The US basses these days are into the exquisite sort of playing experience. It’s also worth bearing in mind the US Sterling is essentially a 4 string version of the 1992-2008 SR5 - my 2003 SR5 remains my favourite 5 string - part of that is to do with the sound available, which is influenced by the ceramic pick up and series/parallel /single coil switchability. 

@dmccombe7 the SBMM SB14 is, as has been indicated, an offshore version of the US Sterling - been out of production for some time but do pop up used occasionally. The main difference (apart from hardware) is the body is, IIRC basswood (it is normally ash on the US Sterling). However that’s no bad thing, the Bongo bass normally has a basswood body and sounds great. These are worth looking at if you find one. That said, US Sterlings pop up used quite regularly. 
 

 

Edited by drTStingray
  • Thanks 2
Link to comment
Share on other sites

23 minutes ago, dmccombe7 said:

Thanks for that @drTStingray lot of good info to think about. Might head into Glasgow Guitar Guitar for a wee test run on some of theirs.

Dave

Those are some tasty basses in your signature, wonder if that ‘high end appreciation’ will have you drawn to the US ones? Unfortunately always happens to me 😂

  • Haha 1
Link to comment
Share on other sites

13 minutes ago, Twigman said:

I have a 2017 USA EBMM Sterling 4HH

 

 

It has the slim neck and smaller body and a 5 way switching of the HH ceramic pickups.

 

It totally killed my GAS

IMG_3460.jpg

 

That’s well nice ☝️

Link to comment
Share on other sites

26 minutes ago, Chiliwailer said:

Those are some tasty basses in your signature, wonder if that ‘high end appreciation’ will have you drawn to the US ones? Unfortunately always happens to me 😂

In recent years i limit to circa £1k for gigging basses. My Warwick ive had since 89 and Overwater was for my 50th 11yrs ago. Those 2 never leave the house these days. Warwick was my only bass back in 89 and gigged a few times until work got in the way. I started playing again circa 2009 and never been busier.

Dave

  • Like 4
Link to comment
Share on other sites

2 hours ago, dmccombe7 said:

Thanks for that @drTStingray lot of good info to think about. Might head into Glasgow Guitar Guitar for a wee test run on some of theirs.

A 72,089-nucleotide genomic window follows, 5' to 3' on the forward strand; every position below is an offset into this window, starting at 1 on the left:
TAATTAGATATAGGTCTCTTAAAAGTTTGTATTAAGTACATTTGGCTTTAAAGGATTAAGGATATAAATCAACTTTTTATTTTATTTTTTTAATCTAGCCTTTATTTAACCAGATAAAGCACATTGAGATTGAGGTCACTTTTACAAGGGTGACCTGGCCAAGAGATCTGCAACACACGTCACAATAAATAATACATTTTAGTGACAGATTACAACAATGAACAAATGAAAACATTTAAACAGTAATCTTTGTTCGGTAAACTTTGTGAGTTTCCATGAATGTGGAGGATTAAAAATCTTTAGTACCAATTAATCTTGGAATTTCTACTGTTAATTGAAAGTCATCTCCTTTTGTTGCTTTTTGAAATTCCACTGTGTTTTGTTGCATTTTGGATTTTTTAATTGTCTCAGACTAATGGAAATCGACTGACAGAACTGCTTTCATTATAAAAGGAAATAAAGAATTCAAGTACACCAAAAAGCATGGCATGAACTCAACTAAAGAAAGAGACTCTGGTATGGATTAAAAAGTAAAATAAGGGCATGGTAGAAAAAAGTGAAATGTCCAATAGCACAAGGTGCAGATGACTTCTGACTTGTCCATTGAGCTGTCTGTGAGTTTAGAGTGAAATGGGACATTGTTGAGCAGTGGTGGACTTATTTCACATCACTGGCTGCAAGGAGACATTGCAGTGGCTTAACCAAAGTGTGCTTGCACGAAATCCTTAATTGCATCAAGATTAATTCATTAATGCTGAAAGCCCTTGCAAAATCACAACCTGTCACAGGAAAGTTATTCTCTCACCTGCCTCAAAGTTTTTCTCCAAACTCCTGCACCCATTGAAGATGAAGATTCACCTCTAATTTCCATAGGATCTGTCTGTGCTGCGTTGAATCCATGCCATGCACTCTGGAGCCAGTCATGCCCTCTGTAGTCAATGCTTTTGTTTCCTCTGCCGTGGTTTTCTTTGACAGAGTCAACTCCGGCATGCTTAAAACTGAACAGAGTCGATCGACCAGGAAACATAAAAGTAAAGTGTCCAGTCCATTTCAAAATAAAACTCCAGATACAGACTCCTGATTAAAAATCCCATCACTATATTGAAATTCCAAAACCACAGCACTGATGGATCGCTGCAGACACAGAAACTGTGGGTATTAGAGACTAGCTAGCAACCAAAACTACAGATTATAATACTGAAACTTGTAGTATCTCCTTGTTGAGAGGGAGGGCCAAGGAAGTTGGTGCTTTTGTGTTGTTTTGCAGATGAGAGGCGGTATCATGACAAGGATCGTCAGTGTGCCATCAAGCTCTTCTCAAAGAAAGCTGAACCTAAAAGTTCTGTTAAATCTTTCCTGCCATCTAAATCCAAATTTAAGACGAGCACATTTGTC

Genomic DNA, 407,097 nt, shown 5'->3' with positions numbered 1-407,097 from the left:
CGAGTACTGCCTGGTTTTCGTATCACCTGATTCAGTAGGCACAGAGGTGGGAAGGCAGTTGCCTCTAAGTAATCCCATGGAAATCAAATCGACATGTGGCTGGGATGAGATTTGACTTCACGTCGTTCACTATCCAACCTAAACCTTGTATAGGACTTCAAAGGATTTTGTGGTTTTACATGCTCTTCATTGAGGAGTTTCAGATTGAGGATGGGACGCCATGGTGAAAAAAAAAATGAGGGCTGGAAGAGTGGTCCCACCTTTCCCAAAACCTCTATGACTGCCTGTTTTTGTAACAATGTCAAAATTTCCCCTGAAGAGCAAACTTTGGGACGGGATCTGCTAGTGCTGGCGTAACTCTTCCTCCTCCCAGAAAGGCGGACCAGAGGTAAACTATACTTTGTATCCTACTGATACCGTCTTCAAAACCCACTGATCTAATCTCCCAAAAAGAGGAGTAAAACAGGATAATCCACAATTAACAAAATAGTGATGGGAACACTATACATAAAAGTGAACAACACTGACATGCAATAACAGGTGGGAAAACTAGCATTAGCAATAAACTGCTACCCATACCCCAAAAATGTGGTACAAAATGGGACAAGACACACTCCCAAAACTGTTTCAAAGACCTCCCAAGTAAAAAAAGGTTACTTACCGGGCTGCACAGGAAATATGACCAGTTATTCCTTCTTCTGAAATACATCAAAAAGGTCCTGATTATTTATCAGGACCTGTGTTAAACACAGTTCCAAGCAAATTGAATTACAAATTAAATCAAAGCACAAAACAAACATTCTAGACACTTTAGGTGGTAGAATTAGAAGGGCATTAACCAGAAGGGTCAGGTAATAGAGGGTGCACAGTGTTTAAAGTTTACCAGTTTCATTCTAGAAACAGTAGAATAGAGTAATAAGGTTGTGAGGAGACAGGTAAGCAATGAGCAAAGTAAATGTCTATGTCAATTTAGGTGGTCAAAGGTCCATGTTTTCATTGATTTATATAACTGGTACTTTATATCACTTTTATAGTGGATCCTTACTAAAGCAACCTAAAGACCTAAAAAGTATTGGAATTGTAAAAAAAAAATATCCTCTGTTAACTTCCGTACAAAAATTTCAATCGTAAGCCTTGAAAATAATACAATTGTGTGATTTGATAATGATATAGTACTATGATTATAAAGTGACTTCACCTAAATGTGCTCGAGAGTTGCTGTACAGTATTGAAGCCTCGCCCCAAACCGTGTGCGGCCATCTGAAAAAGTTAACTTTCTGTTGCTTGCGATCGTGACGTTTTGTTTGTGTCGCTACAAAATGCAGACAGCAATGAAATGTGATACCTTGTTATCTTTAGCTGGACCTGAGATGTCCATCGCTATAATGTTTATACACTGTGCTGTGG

Dave

For info Dave, this is the one that escaped my cull. It’s been modded with a Jon Shuker neck gloss makeover and stainless frets. Plays very nice and not stupidly heavy.

CD77C281-AA3C-47B7-9007-94224945E149.jpeg

A20008D4-2CB5-4F16-B803-CAD45A026554.jpeg

  • Like 6
Link to comment
Share on other sites

6 hours ago, Reggaebass said:

Did your proper USA sterling have the same slim neck too 🙂

It did. It was oiled/waxed as per most USA Sterlings rather than a satin finish like the SB14 has. I found the USA one to be slightly deeper though and more of a rounded profile and my hand would cramp up a bit on some gigs. The SB14 is less deep and a bit flatter at the back although the same 38mm nut width. Its only a minor thing but for some reason my hand is fine on the cheaper bass. And I swear I cannot hear any difference in the sound at all - it's pretty much identical.

I see you have a Sandberg VM4 in your collection - i had an old one of those and the SB14 neck is very close to that. The fingerboard radius is a bit rounder on the SB14 - my Sandy was noticeably flatter.

Edited by Mudpup
  • Like 1
  • Thanks 1
Link to comment
Share on other sites

17 minutes ago, Mudpup said:

It did. It was oiled/waxed as per most USA Sterlings rather than a satin finish like the SB14 has. I found the USA one to be slightly deeper though and more of a rounded profile and my hand would cramp up a bit on some gigs. The SB14 is less deep and a bit flatter at the back although the same 38mm nut width. Its only a minor thing but for some reason my hand is fine on the cheaper bass. And I swear I cannot hear any difference in the sound at all - it's pretty much identical.

I see you have a Sandberg VM4 in your collection - i had an old one of those and the SB14 neck is very close to that. The fingerboard radius is a bit rounder on the SB14 - my Sandy was noticeably flatter.

Great info Mudpup thank you 👍,  I know everyone has different priorities on basses, but for me it’s how the neck feels , I’ve moved on many just because they didn’t feel right 

  • Like 1
Link to comment
Share on other sites

Join the conversation

You can post now and register later. If you have an account, sign in now to post with your account.

Guest
Reply to this topic...

×   Pasted as rich text.   Restore formatting

  Only 75 emoji are allowed.

×   Your link has been automatically embedded.   Display as a link instead

×   Your previous content has been restored.   Clear editor

×   You cannot paste images directly. Upload or insert images from URL.

  • Recently Browsing   0 members

    No registered users viewing this page.

×
×
  • Create New...